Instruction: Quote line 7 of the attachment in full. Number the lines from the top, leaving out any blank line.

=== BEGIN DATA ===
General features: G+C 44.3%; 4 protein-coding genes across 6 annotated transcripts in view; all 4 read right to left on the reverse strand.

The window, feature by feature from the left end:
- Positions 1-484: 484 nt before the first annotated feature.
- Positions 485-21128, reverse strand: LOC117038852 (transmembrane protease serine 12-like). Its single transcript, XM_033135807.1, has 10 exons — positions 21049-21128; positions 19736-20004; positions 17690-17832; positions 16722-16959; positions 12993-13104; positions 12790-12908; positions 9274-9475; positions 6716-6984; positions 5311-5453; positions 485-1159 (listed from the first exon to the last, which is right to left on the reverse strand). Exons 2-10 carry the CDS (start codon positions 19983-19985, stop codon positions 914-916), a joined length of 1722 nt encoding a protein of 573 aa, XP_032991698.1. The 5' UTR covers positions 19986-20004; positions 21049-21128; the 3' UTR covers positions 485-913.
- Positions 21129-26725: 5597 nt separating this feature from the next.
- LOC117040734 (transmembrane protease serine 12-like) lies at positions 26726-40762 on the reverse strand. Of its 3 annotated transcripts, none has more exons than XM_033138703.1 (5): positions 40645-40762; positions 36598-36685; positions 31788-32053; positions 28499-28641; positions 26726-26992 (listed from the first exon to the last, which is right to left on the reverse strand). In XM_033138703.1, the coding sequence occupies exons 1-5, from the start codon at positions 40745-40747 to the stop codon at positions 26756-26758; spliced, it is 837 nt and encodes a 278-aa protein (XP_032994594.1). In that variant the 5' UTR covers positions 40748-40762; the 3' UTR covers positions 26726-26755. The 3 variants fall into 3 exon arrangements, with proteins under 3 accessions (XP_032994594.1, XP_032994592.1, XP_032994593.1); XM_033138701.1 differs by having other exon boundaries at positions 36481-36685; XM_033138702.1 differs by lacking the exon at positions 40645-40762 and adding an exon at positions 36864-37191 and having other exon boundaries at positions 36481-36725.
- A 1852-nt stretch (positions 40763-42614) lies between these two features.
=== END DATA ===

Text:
- A 1852-nt stretch (positions 40763-42614) lies between these two features.